Just stop and think about that: how many people put any effort into just thinking let alone thinking about how their decisions, how their behaviour today will impact tomorrow, and their children tomorrow? Does anyone consider consequences or costs to today’s actions? How much time do you put into the decisions that will affect your health, your well-being, your performance in life, that will affect the health, wellness and performance of your children? Anything beyond a couple seconds? Anything beyond a poll of what everyone else is doing?

The parallel to sport, to training, to performance, to health is this…

We have our own structures: our body, our brain, our organs, which total as our health.

If we are ‘building’ our health the same way we build buildings… well, lets just say that the epidemics and crises we face should be no surprise. That we live in a society of victims afraid of their own shadow, afraid of being shamed and hated at any instant, so fearfilled that now the average person is not healthy but unhealthy: overweight, obese, addicted to medical prescriptions, recreational drugs, or all of the above. It really should be no surprise based on how we behave.

Its time we stop with the bandaid – i.e. steel reinforced concrete – solutions, which although tempting, and appear to be ideal solutions for the here and now… are not long term solutions.

What do you want your structure to look like, to work like in the coming years and decades? Do you want it to be like the Gardiner? Needing almost a billion in renovations to keep it alive? Seems with all the cosmetics, cosmetic surgery, and health and wellness interventions that that is the plan for most.  Lets continue to bandaid over the crumbling infrastructure despite the fact that the core is rotting. The Gardiner was once a triumph of city planning and construction, now its called an eye sore and a barrier between the City of Toronto and its beautiful waterfront? Is that what you have become? An eye sore, with the health of your body and brain a barrier between you and your potential?

What about being like the Oakville Arena? Built from what many would consider inferior material as compared to concrete, yet the original building is not being torn down, far from it, it is been added onto and more importantly the building is seen as beautiful and worthy of upkeep so that many generations to come get to enjoy skating and playing hockey under its wonderful wooden roof.

FYI… we are cutting the same corners in residential construction.

A firefighter whose daughter swam with my daughter a few years back shared with me one day that he was called out to a fire in a row of townhomes.  Due to poor construction, they no longer enter these buildings for risk of total collapse. The construction these days is so poor – the cross beams supporting the roof are not nailed together but held by thin NON FIRE RESISTANT metal screens – that when a fire breaks out, it literally melts these screens leading to total collapse/cave-ins of the home. He shared that firefighters have been caught on main and basement levels when the entire residential structure above caved in and collapsed on them.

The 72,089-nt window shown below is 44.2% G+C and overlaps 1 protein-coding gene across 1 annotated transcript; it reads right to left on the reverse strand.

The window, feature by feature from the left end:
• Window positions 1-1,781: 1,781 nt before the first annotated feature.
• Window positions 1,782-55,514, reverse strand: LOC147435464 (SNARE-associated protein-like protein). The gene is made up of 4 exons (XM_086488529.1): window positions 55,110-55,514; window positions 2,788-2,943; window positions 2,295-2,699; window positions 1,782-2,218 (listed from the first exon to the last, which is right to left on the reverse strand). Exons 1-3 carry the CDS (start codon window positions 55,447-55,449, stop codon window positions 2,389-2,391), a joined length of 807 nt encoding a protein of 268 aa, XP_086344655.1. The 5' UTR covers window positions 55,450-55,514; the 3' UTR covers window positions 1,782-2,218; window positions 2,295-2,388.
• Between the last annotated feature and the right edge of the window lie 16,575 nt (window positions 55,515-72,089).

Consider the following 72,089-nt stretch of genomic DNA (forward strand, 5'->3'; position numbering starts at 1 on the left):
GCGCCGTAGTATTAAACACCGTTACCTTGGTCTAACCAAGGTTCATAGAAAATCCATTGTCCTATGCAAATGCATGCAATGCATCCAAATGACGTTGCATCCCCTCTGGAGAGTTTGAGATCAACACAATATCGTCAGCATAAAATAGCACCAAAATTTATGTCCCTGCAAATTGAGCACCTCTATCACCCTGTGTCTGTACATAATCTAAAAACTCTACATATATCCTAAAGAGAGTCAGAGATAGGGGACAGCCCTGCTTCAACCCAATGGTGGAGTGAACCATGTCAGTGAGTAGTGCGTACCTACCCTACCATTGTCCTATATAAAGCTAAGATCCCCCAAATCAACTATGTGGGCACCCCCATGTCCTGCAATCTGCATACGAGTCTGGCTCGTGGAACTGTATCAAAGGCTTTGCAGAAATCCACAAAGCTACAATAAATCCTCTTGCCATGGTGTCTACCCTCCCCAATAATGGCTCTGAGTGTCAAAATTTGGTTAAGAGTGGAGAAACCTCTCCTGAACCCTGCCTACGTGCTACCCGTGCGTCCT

Gee… now why would we skimp on nails, NAILS for crying out loud! Replacing them with thin sheets of metal?

Because some MBA sitting at their labtop hired to figure out how to save a few pennies identifies that nails are too expensive.

Because today… money matters more than human life.

Because today… time matters more than human life.

Because today… now matters more than human life.

Because today… what we want matters more than the impact it has on our children.

Because today… I want what I want, and all that matters is that I get what I want… NOW!

Its time for all the adults to grow-up and start acting and making the tough decisions that adults are supposed to make.  For their own well being, and that of their children.

All ‘Bout More Base

It’s All ‘Bout the Base [1] & [2] discussed how East African runners, specifically Kenyans, amass 10,000+ km of base training simply by running to and from school as children. This is base training, aerobic conditioning achieved before these athletes go on to any formal training, before they start working with a coach.

In hopes of explaining the success of East African athletes being achieved by anything other than simple consistent base training, and perhaps in hopes of finding an easily monetized short cut that can be packaged and sold, genetic testing has been performed countless times on these athletes. It has been to no avail as no running or endurance gene exists, there is nothing genetically ‘special’ about East African athletes. What is special is that as children they trained, trained, trained and trained not even knowing they were training as they ran to & from school. This is great news because it means that World Champions are not born, they are made, making the podium available to anyone who commits themselves wholeheartedly.

Proof exists in plain sight: children who grow up in Kenya’s cities, children who have access to transportation including children of former Kenyan Cross Country, Road, and Track Champions and Olympians who as a result of their parents’ success live a privileged life of ease driven to and fro, do not become top level runners. To date, all of Kenya’s top runners have come from rural areas, and predominantly from the Rift Valley region.

How then do consistent champions develop? Over time. Slow cooker style. Over years and years, sometimes unknowingly, thru chores (e.g. Usain Bolt), play (e.g. Amanda Beard), and by simply hopping, bouncing (e.g. David Rudisha), running, riding and swimming with friends as part of daily life.

Again, proof exists in plain sight…